Amidst a changing technological landscape, students and professors at Yale have struggled to find the best way to integrate electronic devices into classrooms without disrupting the learning environment.

An online survey of current Yale undergraduates, conducted by the News last week, showed that 72 percent of students regularly use electronic devices, such as laptops and e-readers, during class, while only five percent never do so. While almost all 183 participants cited convenience and organization as reasons for using electronics, over a quarter said that devices were used as part of their course requirements. Still, there remains much debate about the advantages, disadvantages and appropriate usage of electronics in educational settings.

While 84 percent of participants said Yale professors accept the use of electronics during classes, professors interviewed gave a more nuanced opinion of the presence of laptops and iPads in their classrooms. Of eight professors, who represent a range of academic departments, seven generally allow the use of electronic devices during class, but all expressed reservations about the potential drawbacks of technology.

“Technology can be a great way for students immediately to delve more deeply into course content,” classics professor Andrew Johnston said. “But the ever-present siren song of Facebook and Instagram can be hard to resist.

Several professors, such as economics professor Pinelopi Goldberg, said they do not forbid the use of technology because they want to treat students like adults.

But modern art professor Sebastian Zeidler noted that he finds electronics distracting, and he does not know whether his students are paying attention in class. However, he said he allows electronics because he does not want to seem dictatorial.

Other professors see the use of electronics as inevitable and instead try to attract students’ attention by making class more interactive.

“If I can’t outcompete their iPads and phones, I better pick up my game,” classics and history professor Noel Lenski said. “So electronics in class are a challenge, not an abomination.”

Mathematics professor Roger Howe said he tries to make electronics counterproductive by conducting classes to resemble conversations, so that students need to pay attention.

Students also seem to be aware of the distractions electronics can cause in classrooms, with 73 percent of participants replying that online distractions during classes are “serious.” One participant reported that laptops and iPads are incredibly distracting, and the presence of too many electronics would sap the interest out of any seminar.

A few professors have adopted more drastic measures.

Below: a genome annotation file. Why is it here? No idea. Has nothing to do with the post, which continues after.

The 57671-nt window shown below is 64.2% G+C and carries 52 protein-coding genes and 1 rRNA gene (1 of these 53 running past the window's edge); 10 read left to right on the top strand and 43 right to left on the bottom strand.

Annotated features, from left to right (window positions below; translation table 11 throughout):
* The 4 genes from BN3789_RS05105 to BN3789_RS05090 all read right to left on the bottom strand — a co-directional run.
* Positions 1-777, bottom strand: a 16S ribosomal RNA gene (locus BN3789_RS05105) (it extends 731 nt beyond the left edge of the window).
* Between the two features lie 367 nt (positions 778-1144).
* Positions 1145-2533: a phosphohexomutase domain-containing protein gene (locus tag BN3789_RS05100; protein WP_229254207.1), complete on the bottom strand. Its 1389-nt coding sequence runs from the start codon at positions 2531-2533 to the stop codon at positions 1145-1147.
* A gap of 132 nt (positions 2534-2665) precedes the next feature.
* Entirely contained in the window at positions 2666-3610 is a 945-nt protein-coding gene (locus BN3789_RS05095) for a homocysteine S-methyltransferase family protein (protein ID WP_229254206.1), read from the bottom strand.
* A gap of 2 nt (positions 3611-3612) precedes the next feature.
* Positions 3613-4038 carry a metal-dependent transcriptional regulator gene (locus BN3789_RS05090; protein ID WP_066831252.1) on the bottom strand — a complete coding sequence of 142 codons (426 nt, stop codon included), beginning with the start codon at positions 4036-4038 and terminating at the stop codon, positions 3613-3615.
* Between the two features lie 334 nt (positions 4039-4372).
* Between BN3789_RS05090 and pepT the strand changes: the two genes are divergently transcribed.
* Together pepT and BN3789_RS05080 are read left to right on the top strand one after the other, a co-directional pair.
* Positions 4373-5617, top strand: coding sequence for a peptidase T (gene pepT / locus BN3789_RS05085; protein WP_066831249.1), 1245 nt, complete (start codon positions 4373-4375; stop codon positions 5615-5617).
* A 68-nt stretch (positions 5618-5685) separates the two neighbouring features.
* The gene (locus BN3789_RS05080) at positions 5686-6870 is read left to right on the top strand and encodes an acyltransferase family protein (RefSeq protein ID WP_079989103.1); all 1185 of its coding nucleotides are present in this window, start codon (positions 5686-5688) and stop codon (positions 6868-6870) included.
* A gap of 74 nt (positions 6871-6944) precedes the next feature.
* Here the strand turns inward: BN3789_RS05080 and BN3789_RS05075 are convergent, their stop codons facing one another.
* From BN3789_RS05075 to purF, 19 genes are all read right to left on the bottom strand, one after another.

History professor Paul Kennedy said he banned anything other than hand note-taking for his lecture course in order to make his students better note-takers. Economics professor Dan Keniston bans laptops in his class, but allows the use of iPads and Kindles as textbook replacements.

Both students and professors said the use of electronics depends on the type of class and the academic subject. Several participants of the poll said that physical note taking is much better suited for math classes and art classes, as these subjects require students to sketch and draw diagrams. Seventy-nine percent of the students also said that they would use electronics during lectures, compared to three percent for seminars.

Beyond convenience and organization, rising textbook costs were frequently cited as a reason for using laptops in class.

“Students must be self-aware enough to realize that the reading experience of digital media tends to differ dramatically from print media, and thus often from how author(s) intended their works to be consumed,” Johnston said in an email. He added that students were less likely to engage with footnotes and bibliography when using digital resources. Zeidler, who prefers physical course readers, also said it is difficult to study a long text on a screen and that Kindles are not suitable for scholarly texts.

Ultimately, professors interviewed appeared to reach a general consensus that it is tricky for faculty to patrol the use of electronics in classrooms. Students must be responsible for how they use technology, according to Johnston.   

“People need to ask why they are at Yale. Is it to participate in the interminable, low-level chatter that overwhelms us every minute of the day while sitting in ivy-covered neo-Gothic buildings?” Lenski said. “A little self-reflection would go a long way toward eliminating bad habits.”